The Blind Men and the Elephant

Six blind men of Hindostan cartoonThis is a poem written by John Godfrey Saxe (1816-1887), as an adaptation of a famous Indian story. It is widely known in Buddhist and Jainist traditions. I thought I will share this as a reminder to everyone that each of us has our own version of universal truths, and each of  us has had a glimpse of these truths based on our individual experiences and walks.

In any given topic, maybe we are just talking about the same thing, from different angles? Instead of arguing “I am right and you are wrong”, maybe we should start learning to respect, reflect on, and appreciate the different views of the elephant as expressed by different people who has touched it. That through our different perspectives, we can see more clearly what the elephant really is, and how big the elephant is. Only then can we truly begin to dig deeper and realize the mysteries that lie beneath the surface.

This can only happen when we first become aware of, accept, and eventually do something about our own individual blindness.

On a more personal note, I think this story has a lot of applications, even (or especially?) in a martial art like Aikido. What do you think?

The Blind Men and the Elephant

It was six men of Indostan
To learning much inclined,
Who went to see the Elephant
(Though all of them were blind),
That each by observation
Might satisfy his mind.

The First approach’d the Elephant,
And happening to fall
Against his broad and sturdy side,
At once began to bawl:
“God bless me! but the Elephant
Is very like a WALL!”

The Second, feeling of the tusk,
Cried, -“Ho! what have we here
So very round and smooth and sharp?
To me ’tis mighty clear
This wonder of an Elephant
Is very like a SPEAR!”

The Third approached the animal,
And happening to take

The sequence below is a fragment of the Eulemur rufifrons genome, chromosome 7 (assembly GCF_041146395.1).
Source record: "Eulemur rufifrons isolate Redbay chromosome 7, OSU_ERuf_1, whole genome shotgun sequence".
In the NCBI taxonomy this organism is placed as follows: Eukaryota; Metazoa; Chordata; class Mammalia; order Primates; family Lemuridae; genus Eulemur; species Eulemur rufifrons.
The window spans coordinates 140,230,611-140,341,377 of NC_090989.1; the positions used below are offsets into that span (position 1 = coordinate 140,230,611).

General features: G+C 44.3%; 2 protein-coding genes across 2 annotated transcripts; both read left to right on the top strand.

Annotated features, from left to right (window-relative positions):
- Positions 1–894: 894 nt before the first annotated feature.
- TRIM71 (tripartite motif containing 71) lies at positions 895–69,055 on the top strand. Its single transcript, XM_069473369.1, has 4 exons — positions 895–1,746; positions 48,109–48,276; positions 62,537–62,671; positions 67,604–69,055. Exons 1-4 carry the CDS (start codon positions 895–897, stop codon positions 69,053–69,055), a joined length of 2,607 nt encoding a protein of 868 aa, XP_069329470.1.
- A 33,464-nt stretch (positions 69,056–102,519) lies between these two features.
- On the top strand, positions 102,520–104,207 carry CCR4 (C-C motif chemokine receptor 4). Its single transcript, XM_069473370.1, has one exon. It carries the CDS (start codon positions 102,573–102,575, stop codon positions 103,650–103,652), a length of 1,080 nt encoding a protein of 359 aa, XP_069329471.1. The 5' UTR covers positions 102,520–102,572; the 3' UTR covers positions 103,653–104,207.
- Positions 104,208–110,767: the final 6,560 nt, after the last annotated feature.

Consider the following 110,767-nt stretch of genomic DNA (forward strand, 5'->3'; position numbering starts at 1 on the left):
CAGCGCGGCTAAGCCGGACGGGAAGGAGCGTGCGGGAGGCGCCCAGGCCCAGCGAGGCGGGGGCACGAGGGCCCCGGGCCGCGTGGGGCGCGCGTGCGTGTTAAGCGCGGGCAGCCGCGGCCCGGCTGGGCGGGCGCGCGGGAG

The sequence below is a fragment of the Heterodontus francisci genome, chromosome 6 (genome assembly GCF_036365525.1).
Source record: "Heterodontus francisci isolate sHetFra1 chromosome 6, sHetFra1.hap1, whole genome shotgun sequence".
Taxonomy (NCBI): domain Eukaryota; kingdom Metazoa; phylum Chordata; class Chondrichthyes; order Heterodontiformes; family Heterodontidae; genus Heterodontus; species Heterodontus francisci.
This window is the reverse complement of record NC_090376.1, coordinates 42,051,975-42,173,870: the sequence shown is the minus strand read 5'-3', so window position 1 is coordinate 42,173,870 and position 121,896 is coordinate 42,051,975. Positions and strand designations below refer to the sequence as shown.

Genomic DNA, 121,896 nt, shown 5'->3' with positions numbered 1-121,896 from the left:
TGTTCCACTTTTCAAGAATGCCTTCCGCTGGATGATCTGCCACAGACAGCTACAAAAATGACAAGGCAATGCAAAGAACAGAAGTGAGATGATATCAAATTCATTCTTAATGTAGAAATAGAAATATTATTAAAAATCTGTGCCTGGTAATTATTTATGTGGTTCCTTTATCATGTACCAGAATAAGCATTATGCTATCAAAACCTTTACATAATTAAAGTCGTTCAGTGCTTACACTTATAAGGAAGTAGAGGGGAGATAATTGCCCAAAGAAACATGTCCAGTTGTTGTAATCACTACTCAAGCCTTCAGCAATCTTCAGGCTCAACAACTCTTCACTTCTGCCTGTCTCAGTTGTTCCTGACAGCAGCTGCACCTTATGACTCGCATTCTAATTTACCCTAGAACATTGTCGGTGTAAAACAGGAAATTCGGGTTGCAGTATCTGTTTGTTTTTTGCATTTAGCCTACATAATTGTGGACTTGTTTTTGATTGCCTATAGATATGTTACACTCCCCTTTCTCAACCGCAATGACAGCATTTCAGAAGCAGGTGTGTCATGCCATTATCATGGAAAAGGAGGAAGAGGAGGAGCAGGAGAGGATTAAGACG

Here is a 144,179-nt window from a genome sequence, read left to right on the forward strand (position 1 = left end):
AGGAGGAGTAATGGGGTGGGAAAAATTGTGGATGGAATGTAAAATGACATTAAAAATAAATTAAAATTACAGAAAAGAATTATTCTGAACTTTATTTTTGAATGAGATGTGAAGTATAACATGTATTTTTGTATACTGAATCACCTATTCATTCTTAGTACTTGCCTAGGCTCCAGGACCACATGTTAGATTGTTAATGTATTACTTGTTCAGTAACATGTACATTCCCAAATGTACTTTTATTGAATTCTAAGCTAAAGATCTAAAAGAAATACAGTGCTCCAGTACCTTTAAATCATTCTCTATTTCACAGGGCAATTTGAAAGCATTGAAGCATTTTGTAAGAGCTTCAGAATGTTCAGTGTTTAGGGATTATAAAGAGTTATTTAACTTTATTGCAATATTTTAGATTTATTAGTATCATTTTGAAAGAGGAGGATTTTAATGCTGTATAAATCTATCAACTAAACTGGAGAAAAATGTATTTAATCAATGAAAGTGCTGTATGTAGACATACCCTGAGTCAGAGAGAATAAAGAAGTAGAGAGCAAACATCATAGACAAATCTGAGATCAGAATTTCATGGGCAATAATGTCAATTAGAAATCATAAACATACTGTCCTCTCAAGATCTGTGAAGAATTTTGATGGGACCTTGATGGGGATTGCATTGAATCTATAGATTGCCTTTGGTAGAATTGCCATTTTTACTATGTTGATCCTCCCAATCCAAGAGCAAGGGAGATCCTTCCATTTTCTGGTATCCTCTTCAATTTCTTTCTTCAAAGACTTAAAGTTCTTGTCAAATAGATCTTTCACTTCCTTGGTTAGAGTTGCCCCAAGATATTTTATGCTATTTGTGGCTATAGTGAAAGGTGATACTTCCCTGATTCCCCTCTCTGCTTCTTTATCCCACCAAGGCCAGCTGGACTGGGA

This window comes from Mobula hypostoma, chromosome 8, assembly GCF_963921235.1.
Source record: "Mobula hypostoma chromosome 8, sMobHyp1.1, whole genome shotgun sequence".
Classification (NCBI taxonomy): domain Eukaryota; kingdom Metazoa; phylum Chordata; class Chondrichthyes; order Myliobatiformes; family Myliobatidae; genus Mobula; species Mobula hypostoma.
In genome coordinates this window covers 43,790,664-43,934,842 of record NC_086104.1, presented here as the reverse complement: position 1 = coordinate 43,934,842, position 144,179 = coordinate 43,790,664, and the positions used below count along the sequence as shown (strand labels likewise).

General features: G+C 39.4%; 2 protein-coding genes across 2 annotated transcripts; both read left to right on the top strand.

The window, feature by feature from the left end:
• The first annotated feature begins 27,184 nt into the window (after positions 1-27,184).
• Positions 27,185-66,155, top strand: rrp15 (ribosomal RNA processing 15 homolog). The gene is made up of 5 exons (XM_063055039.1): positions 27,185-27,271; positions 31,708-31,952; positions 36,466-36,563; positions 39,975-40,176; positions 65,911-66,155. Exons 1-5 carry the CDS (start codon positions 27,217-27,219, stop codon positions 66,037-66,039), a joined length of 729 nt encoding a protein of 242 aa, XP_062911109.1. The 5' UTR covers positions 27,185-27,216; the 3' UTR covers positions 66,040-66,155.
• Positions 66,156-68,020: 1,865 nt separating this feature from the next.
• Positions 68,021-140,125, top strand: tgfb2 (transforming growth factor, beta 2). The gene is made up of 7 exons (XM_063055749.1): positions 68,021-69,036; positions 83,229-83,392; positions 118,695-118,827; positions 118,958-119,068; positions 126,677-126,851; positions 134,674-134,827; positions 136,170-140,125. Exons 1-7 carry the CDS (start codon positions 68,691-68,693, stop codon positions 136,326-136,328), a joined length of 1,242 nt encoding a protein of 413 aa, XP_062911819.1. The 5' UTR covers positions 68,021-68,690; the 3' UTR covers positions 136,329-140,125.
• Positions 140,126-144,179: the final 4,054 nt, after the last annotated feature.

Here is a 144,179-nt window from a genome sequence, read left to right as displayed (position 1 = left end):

The squirming trunk within his hands,
Thus boldly up and spake:
“I see,” quoth he, “the Elephant
Is very like a SNAKE!”

The Fourth reached out his eager hand,
And felt about the knee.
“What most this wondrous beast is like
Is mighty plain,” quoth he,
“‘Tis clear enough the Elephant
Is very like a TREE!”

The Fifth, who chanced to touch the ear,
Said: “E’en the blindest man
Can tell what this resembles most;
Deny the fact who can,
This marvel of an Elephant
Is very like a FAN!”

The Sixth no sooner had begun
About the beast to grope,
Then, seizing on the swinging tail
That fell within his scope,
“I see,” quoth he, “the Elephant
Is very like a ROPE!”

And so these men of Indostan
Disputed loud and long,
Each in his own opinion
Exceeding stiff and strong,
Though each was partly in the right,
And all were in the wrong.

(Please also see this article: “Bob“)


Home Land


Lush and green, Quilted
Rice paddies and Sugarcane fields.

Wet and humid
Mountains, jungle-dressed.
Green Land and Blue Sea.

White sand and black shores
White crested waves
Draped on pink and coral sands.

Brown people singing
Sweet songs
Of love, family, life.

Volcano riddled
Earthquake region.

Flooding and typhoon region.
Strong people smiling
Thru it all.

Wandering souls.
Come home.

Let go and Let’s Go

let go let's go

We have worn a rut in doing routine.
But there is more out there
To be learned and explored.
We don’t know.
We don’t know.

And so we clutch at straws to Life,
Gathering mementos that remind us of happier times.
We cling to the familiar, close and dear;
Foregoing chances for the unknown
to make themselves known.
Maybe in fear.
Maybe in sloth.

There lies the horizon,
Drawing our gaze, calling to our wild inner selves:
Let go the straws,
Let go the familiar,
The way back to it, you already know.
Let’s go!

The future teems with all that can be.
All possibilities spread out before you.

Let go your ego.
Let go and let’s go!


How can I write where there is no rhythm?
What words will come to me tonight?
Construct a verse and thought on paper,
Line by line by rhyme by early morning light.

How shall I phrase the strident keening
Of a lost and sorrowful bewildered heart,
Lay witness and testimony grieving
The loss of music, life and art?

Mourn dearly and pine away in wanting,
My muses and princes of the mind.
Desert my creative space and window;
Now I get nothing, nothing, nothing of any kind.


Perception Deception

Shadow (2)

Do not let your senses fool you
into perceiving what is not there.
Our senses can mislead us.
The eyes will see only what they wish to see,
Ears will hear only what they wish to hear.
Deceiving us into believing
Only what we choose to believe.

But, eyes can see what cannot be seen, and
Ears can hear unspoken word,
Heart can see and hear as well as eye or ear.

In the cacophony of sights and sounds,
Seeing with only the eyes
Hearing with only our ears
May be leading us the other way
than what was intended
Into danger, into a wrong turn, into darkness.
Instead of into the light.

Eyes and ears must see with heart,
Find Kindness and Compassion.

Must listen with soul,
Must perceive the intent ,
the motive behind the action.
Listen from Heart to heart, and
See Soul to soul,
Then there will only be a need
For eye or ear,
just because we have them.